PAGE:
As the name implies, the $4,100 ($8,200/pair) MC501 is a mono amplifier that delivers a healthy 500 watts of power into two-, four- or eight-ohm loads. The McIntosh proprietary output autoformer technology allows for full power at a variety of impedances and helps to reduce distortion by keeping output devices operating in their optimal range. This means that the MC501 is perfectly happy driving any loudspeaker you choose to connect to it. The amplifier is also designed to protect those valuable loudspeakers with its Power Guard circuitry, which keeps the amp from clipping and damaging drivers, specifically the tweeters. Lastly, McIntosh has designed the MC501 to protect itself via the sentry monitor circuit, which insures that the output devices never exceed their staggering 100-amp-current limitation.
After spending some time listening to the MC501, I began to understand why McIntosh has so many devotees. From top to bottom, it did everything extremely well. The treble was detailed and airy, presented in a relaxed manner that drew me in to the music rather than pushing me away. The midrange was as smooth and textured as anything this side of a single-ended triode, only not quite as euphonic, erring on the side of accuracy. Bass grip and control were powerful and authoritative, but also musical and capable of extracting detail in lower frequencies, which are often missed by lesser amplifiers. I can't imagine ever yearning for more power than the 501 is capable of producing. Even when playing at what seemed like rock concert levels, there was always plenty of room left on the power meter.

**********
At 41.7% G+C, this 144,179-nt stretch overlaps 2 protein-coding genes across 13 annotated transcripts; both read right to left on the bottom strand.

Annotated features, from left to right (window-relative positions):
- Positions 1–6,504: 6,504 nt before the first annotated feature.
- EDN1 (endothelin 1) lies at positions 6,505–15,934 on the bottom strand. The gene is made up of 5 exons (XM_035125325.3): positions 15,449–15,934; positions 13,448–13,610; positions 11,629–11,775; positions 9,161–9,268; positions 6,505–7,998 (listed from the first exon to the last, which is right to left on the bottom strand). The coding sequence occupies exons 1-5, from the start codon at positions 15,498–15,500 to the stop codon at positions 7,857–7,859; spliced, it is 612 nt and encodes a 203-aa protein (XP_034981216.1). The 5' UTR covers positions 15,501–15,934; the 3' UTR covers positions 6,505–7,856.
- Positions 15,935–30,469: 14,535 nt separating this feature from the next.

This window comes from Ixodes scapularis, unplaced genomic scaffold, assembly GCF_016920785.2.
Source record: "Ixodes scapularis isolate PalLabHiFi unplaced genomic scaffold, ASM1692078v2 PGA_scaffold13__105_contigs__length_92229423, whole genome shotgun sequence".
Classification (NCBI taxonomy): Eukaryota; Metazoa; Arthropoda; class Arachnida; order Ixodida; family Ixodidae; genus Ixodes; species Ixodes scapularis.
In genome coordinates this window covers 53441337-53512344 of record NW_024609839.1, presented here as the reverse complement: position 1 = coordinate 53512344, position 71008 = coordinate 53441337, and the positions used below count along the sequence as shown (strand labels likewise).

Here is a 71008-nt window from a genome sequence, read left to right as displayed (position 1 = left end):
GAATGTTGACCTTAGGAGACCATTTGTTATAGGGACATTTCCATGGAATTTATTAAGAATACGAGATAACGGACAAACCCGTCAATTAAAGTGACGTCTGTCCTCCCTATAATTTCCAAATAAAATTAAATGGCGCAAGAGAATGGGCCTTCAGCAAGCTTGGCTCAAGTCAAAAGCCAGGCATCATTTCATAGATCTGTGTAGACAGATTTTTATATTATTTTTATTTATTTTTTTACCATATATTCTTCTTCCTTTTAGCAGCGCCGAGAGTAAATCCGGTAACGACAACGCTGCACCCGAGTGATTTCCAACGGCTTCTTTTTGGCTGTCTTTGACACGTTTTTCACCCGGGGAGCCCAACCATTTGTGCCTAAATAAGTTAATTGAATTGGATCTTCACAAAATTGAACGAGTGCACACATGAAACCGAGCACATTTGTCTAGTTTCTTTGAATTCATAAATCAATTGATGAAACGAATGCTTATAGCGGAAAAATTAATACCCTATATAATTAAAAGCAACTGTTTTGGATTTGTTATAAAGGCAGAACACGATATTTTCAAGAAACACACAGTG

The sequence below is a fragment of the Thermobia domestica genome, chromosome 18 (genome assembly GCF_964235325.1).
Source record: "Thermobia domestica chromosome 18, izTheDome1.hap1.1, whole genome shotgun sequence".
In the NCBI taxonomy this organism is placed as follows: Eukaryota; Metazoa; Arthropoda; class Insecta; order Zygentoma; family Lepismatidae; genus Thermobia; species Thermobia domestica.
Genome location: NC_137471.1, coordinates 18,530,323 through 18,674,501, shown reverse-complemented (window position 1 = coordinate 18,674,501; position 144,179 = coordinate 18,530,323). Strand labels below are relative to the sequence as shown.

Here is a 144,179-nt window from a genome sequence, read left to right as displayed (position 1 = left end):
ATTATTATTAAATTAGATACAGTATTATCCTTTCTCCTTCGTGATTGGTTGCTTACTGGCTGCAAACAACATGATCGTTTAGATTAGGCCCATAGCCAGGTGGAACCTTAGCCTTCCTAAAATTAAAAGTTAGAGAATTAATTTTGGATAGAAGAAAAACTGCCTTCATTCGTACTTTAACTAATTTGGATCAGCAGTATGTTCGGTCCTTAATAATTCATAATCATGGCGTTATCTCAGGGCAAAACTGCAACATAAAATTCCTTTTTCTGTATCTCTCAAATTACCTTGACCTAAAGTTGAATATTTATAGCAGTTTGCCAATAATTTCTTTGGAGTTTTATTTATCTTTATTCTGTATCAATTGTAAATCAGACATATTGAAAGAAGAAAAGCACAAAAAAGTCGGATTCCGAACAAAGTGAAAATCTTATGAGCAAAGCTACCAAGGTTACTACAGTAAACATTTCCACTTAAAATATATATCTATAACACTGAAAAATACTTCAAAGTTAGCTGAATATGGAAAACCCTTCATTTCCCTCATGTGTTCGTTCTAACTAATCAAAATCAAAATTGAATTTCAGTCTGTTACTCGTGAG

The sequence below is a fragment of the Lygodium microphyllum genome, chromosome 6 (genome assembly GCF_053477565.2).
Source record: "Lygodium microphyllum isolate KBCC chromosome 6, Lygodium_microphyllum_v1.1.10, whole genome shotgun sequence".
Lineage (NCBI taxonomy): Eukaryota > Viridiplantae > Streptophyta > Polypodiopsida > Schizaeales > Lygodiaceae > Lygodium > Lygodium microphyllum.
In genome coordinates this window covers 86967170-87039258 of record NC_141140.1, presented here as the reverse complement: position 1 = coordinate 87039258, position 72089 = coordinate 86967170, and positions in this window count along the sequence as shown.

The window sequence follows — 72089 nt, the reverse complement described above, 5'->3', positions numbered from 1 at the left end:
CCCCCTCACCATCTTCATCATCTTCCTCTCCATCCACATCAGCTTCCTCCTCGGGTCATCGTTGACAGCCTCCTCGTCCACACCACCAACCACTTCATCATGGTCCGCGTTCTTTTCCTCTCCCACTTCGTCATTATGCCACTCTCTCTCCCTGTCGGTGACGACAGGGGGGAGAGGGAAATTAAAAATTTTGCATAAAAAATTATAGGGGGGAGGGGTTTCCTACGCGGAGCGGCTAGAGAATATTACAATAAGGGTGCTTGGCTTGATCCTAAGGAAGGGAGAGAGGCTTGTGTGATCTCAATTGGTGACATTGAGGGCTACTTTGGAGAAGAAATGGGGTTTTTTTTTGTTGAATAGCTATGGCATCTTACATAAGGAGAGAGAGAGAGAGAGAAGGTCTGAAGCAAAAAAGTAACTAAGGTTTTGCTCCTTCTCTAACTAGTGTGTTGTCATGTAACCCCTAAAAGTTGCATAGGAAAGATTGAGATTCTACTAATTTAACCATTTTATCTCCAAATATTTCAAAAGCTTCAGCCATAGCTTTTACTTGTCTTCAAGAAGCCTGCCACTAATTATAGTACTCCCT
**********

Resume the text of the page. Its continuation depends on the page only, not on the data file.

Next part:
Aesthetically, the MC501 is pure unadulterated McIntosh, which means you either love it or hate it. Personally, I love it. Styling aside, it is a beautifully constructed amplifier that should last a lifetime and then some.
Read The High Points, the Low Points and the Conclusion on Page 2